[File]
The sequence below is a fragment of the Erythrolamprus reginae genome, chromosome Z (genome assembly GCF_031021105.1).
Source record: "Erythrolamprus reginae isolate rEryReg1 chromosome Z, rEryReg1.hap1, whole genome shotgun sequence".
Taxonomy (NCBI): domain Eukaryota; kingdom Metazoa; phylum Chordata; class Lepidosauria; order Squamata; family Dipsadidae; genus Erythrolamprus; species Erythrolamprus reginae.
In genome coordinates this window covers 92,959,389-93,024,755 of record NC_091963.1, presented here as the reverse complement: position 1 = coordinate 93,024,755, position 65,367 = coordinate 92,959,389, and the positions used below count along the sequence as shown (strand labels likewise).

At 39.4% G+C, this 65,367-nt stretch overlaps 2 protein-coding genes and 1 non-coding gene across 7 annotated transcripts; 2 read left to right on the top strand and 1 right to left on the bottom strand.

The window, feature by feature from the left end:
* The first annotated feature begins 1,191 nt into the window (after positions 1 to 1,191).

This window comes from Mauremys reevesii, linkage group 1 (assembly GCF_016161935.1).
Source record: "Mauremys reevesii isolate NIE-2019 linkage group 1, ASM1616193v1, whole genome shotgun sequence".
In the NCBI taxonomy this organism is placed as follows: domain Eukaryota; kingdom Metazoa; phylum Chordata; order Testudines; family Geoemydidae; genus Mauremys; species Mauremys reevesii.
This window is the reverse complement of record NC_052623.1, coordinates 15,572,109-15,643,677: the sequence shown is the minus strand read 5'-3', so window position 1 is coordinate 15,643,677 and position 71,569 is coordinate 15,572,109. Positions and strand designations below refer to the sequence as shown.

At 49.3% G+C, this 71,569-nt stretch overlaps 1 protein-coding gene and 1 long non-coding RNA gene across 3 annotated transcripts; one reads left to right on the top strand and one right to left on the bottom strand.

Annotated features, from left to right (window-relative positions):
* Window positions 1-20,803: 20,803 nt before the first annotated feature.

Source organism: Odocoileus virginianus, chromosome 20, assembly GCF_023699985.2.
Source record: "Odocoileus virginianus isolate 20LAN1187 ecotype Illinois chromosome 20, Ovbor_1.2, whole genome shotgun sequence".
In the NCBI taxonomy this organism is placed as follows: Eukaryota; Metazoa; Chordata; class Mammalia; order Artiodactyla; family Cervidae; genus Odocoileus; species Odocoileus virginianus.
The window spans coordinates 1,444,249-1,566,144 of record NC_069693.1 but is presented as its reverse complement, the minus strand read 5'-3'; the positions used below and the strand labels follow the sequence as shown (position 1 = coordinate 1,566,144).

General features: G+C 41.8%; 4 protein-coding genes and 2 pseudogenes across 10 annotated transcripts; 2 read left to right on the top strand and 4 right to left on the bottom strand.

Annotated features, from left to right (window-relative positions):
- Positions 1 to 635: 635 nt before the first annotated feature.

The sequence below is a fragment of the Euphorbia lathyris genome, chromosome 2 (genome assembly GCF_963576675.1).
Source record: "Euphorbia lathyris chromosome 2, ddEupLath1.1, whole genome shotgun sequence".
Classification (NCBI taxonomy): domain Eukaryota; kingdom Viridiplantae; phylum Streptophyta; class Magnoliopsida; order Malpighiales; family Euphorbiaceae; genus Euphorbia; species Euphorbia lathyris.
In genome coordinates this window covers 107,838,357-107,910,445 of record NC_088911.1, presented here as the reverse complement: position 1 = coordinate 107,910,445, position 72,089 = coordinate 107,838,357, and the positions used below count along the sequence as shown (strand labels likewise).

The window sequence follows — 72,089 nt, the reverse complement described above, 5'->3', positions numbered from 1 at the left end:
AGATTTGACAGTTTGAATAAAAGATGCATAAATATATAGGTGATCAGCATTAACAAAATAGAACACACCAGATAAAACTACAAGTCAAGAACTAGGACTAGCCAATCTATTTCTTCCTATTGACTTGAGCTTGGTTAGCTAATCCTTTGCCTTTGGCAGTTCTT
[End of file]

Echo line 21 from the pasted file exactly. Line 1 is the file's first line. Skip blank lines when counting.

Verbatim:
- Positions 1 to 635: 635 nt before the first annotated feature.